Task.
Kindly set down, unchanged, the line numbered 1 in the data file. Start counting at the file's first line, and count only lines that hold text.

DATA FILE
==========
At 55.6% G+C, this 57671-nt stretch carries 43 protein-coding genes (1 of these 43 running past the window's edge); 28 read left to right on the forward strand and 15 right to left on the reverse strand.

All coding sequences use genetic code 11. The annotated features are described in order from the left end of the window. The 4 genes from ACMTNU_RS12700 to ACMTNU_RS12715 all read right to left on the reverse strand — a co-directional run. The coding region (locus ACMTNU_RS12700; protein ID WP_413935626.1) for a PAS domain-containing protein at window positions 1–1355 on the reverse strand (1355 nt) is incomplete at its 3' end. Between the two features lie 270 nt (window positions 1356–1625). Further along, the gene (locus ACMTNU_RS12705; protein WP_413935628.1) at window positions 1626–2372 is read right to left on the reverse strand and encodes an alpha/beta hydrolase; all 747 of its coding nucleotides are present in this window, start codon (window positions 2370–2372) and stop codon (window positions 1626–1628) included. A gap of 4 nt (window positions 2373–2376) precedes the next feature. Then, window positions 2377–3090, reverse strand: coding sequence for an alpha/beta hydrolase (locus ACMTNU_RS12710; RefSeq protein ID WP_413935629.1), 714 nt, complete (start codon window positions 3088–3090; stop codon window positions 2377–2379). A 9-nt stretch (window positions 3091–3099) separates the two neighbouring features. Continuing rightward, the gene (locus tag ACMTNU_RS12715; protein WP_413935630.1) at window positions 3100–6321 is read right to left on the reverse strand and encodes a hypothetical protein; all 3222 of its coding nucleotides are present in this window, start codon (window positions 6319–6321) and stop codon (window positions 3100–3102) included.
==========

At 55.6% G+C, this 57671-nt stretch carries 43 protein-coding genes (1 of these 43 running past the window's edge); 28 read left to right on the forward strand and 15 right to left on the reverse strand.